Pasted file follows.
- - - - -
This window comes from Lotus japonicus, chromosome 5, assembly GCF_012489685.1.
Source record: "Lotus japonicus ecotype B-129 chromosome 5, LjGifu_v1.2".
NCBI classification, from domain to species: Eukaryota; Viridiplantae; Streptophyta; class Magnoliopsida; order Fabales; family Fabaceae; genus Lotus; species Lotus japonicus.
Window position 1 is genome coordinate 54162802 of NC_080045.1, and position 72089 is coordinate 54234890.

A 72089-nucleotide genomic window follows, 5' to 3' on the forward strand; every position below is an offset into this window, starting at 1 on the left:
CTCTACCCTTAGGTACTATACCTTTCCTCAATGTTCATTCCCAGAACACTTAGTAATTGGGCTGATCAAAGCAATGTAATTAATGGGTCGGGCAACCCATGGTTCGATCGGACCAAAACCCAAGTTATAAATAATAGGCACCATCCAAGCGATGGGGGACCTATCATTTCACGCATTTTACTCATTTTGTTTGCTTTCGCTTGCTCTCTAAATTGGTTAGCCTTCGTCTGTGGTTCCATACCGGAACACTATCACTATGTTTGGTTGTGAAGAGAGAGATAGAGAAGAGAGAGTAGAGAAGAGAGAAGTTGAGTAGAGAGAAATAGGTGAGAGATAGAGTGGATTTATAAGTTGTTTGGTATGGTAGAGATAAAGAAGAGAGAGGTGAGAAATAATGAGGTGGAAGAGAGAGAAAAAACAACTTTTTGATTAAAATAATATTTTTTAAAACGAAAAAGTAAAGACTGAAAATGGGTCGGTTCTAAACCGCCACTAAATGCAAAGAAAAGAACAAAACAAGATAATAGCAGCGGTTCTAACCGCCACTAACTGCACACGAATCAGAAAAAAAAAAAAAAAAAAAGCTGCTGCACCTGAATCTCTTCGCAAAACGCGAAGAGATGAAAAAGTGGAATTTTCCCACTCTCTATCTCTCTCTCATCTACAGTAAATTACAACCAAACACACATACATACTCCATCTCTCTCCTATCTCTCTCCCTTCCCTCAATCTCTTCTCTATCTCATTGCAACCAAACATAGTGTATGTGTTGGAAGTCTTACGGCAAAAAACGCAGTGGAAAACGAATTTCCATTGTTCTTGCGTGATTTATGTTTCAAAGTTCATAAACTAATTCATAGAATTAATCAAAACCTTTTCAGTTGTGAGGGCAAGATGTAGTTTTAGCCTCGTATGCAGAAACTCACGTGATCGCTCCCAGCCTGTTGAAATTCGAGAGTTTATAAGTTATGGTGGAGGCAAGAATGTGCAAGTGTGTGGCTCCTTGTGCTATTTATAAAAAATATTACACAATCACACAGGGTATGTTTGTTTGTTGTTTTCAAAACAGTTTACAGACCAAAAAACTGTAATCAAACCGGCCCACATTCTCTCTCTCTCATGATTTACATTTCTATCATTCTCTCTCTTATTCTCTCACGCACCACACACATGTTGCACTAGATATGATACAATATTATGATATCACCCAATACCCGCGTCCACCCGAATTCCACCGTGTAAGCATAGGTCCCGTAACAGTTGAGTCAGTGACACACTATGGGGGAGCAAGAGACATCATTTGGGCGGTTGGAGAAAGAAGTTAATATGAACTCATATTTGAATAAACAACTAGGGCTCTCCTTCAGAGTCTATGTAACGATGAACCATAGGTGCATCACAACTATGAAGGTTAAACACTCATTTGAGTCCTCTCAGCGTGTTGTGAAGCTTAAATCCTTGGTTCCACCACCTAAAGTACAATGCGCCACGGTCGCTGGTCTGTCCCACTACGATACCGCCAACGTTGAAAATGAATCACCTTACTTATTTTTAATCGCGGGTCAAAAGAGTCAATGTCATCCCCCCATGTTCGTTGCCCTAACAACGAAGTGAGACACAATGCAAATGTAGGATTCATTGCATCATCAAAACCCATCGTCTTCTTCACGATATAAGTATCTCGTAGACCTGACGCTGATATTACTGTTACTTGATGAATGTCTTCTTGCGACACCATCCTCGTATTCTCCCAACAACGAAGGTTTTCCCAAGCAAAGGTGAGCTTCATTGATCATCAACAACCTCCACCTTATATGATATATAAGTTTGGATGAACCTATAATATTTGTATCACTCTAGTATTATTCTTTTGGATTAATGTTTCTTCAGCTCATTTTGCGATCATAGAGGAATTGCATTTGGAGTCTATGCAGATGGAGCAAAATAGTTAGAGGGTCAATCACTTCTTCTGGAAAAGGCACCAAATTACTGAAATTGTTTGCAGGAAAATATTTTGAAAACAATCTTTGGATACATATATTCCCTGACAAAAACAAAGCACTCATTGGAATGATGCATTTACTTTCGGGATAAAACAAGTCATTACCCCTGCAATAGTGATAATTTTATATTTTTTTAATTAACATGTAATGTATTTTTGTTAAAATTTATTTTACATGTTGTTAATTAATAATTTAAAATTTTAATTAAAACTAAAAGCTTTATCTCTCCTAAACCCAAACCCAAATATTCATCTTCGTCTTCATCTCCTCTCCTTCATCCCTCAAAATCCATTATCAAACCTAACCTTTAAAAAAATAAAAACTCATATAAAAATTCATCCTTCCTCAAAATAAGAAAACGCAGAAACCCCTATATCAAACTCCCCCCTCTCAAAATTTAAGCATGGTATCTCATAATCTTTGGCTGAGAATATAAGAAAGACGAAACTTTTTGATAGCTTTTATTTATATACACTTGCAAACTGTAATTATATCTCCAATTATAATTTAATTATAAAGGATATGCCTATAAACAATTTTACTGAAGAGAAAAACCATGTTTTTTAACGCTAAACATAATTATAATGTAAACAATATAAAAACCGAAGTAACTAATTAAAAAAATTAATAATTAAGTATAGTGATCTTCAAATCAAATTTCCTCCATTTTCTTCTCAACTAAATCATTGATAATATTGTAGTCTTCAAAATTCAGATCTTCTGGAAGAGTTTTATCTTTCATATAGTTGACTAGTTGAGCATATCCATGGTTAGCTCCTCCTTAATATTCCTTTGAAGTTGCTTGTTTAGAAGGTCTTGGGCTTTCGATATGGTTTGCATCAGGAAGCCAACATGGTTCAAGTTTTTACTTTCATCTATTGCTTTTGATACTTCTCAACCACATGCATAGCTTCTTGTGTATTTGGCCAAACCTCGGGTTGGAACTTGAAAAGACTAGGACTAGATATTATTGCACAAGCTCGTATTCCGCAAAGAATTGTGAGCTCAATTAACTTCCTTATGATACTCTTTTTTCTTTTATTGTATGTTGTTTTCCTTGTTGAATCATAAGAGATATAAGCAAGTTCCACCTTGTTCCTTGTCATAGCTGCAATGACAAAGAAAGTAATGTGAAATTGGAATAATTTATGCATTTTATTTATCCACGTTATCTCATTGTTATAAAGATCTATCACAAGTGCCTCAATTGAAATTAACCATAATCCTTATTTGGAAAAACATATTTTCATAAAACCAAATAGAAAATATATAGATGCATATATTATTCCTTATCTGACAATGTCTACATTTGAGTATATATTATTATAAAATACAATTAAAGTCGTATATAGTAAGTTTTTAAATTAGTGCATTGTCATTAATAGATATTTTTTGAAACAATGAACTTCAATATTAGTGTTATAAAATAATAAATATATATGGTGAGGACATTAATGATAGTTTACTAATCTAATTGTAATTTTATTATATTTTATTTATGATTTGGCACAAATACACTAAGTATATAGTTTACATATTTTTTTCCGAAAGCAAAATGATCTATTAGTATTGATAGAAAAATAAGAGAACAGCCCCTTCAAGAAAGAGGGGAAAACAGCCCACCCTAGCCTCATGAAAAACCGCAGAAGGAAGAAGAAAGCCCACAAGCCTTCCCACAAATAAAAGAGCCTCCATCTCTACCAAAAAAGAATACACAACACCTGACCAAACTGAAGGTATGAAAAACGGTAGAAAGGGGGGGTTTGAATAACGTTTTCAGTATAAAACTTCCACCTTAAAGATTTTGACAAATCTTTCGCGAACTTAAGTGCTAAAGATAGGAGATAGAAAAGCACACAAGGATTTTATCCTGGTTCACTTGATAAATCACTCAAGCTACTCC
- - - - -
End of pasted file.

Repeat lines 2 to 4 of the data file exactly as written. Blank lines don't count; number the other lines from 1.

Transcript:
Source record: "Lotus japonicus ecotype B-129 chromosome 5, LjGifu_v1.2".
NCBI classification, from domain to species: Eukaryota; Viridiplantae; Streptophyta; class Magnoliopsida; order Fabales; family Fabaceae; genus Lotus; species Lotus japonicus.
Window position 1 is genome coordinate 54162802 of NC_080045.1, and position 72089 is coordinate 54234890.